I have a long to-do list for the day, so I don’t have time to write a proper entry. And since Saturday is supposed to be my blog-sabbath, I shouldn’t be blogging at all. But I haven’t said much recently about my NaNoWriMo novel, so here’s a quick update on where things stand.
As of right now, I’m about 15,400 words behind where I “should” be. When I initially charted my target word-counts for the month, I’d envisioned having 29,400 words written by today, November 20; right now, I have just over 14,000 words. This means that I’ll be write, write, writing over Thanksgiving in a valiant attempt to catch-up and ultimately reach my 50,000 word goal by November 30.
That’s 36,000 words in ten days…3,600 words a day. Looking at the numbers makes my head spin: is it possible for me to crank out that many words in the next ten days on top of life’s other obligations?
Officially, I don’t know whether this is possible: actually, the thought of writing a novel in a month never sounded possible. But there’s something about impossibility that is wildly attractive to me: when someone tells me I can’t possibly do something, that makes me all the more motivated to prove them wrong. So is it possible to write 36,000 words in 10 days? Probably not…but I plan to do it anyway.
Word-counts notwithstanding, the good news on the NaNo writing front is my novel is starting to take on a life of its own. I’d sometimes heard authors talk about characters “appearing” in their fiction as if a ghost simply walked through the door and then materialized under their pen. And I’d also heard published novelists talk about how characters seem to move and act out of their own volition, doing things their authors never intended them to do.
I have a character who’s starting to behave in this way. She materialized out of the blue, a nameless, disheveled woman who walked into a drugstore while I was writing about someone else. I didn’t know what she was doing there, but I let my pen uncover the story: the nameless woman walked into the cosmetics aisle and started looking for makeup. When the store clerk, the character I had intended to write about, walked up to the woman to ask if she needed help, the woman took off her sunglasses to reveal a black eye she needed makeup to cover. In a scene that spontaneously materialized under my pen, the store clerk helped the nameless woman make-up her face so she could take her belongings, leave her abusive boyfriend, and move back with her parents, unashamed. When the nameless woman walked out of the drugstore, I truly hoped she was walking into a new life, a fresh start.
This morning I woke up and realized fiction isn’t that easy. Although I like this character and want the best for her, this morning I realized in a flash where her story is heading. Her abusive boyfriend isn’t the type who’s going to let her walk out of his life. This morning I wrote about this boyfriend and his motivations. Although I haven’t yet discovered why she would want to be with him, I realized his intentions for her: it’s all about power and control. He’s not going to let her leave. He’s a violent, angry man, and he’s going to insist on taking what he believes is his deserved due.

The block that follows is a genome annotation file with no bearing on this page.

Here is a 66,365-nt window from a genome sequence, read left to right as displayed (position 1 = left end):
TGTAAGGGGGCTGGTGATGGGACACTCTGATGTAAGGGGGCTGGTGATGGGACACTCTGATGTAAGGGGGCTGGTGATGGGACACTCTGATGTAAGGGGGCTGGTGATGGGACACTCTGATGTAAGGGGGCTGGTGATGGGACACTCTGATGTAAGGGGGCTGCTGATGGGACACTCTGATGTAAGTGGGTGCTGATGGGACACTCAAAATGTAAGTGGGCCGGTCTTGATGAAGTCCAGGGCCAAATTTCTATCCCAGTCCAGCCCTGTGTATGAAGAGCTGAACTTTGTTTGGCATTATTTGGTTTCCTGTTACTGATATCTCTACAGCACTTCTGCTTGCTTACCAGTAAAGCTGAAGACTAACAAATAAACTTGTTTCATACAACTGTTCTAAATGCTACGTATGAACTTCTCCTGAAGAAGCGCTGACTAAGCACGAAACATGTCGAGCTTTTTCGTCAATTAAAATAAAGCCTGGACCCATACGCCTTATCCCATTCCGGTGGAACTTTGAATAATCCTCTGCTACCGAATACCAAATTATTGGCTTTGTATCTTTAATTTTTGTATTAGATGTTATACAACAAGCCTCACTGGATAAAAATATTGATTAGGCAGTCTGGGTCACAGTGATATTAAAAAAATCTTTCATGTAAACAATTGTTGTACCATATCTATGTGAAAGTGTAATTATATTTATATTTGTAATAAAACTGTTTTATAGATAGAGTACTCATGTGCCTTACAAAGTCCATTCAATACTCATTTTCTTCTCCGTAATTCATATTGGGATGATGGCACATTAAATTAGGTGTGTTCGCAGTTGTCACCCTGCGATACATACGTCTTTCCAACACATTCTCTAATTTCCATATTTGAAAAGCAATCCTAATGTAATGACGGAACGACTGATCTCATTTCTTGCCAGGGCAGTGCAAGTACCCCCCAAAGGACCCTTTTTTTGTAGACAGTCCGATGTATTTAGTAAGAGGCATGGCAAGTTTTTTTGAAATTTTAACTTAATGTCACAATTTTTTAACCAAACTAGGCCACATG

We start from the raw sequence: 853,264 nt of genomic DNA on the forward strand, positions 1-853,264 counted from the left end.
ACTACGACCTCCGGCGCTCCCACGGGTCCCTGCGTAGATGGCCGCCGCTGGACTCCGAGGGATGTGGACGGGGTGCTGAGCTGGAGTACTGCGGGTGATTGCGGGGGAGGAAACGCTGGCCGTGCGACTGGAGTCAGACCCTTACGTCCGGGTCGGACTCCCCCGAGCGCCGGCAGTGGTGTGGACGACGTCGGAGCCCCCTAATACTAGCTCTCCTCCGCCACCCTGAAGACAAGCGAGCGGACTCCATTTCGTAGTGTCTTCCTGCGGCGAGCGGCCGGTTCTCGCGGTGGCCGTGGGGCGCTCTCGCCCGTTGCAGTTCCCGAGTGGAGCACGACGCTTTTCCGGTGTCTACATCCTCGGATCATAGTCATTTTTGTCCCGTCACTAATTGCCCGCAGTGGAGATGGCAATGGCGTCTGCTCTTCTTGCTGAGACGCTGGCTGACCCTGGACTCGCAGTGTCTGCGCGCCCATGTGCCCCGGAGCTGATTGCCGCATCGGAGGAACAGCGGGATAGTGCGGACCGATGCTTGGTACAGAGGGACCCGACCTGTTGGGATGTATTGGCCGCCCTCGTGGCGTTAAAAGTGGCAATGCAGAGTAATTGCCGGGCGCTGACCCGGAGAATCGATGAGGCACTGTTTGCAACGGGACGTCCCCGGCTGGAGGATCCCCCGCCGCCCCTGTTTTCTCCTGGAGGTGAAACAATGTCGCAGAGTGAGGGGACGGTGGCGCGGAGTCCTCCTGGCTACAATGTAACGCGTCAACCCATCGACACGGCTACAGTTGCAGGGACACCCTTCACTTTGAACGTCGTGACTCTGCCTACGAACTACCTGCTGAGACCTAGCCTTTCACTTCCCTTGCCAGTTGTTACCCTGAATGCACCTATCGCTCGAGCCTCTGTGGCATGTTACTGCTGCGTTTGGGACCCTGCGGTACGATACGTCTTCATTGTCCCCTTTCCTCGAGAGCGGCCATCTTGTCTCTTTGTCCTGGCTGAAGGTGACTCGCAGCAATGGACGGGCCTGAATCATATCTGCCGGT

When I first started writing random stories about various characters who all live in a fictional town not unlike Keene, I didn’t intend for their lives to interweave. But somehow, the story has taken a life of its own. For some reason–my personal political leanings, perhaps, or the larger mood of the nation–several of the characters I’ve brainstormed are somehow connected to a women’s clinic like this one. For some reason, my character’s story is starting to fall in line with something I read yesterday, and that can mean only one thing. I’ve created this character only to kill her off. In the warped justice of fiction, at least one character has to die in the name of “realism.”
When I got my first glimmer of inspiration regarding this project, I envisioned writing a novel-length collection of stories like James Joyce’s Dubliners or Sherwood Anderson’s Winesburg, Ohio. In the meantime, I’m sensing that my novel is closer in kind to Gloria Naylor’s The Women of Brewster Place. The story of a group of women who live on run-down, dead-end street, Naylor’s novel features one wrenching chapter where one of the characters is gang-raped and left for dead in an alley. That isn’t the direction I wanted to take my novel: I didn’t intend for there to be a political much less feminist undertone to the story. And yet, the novel and its characters are taking on a life of their own, and I’m not sure this spontaneous growth is something I can claim or control.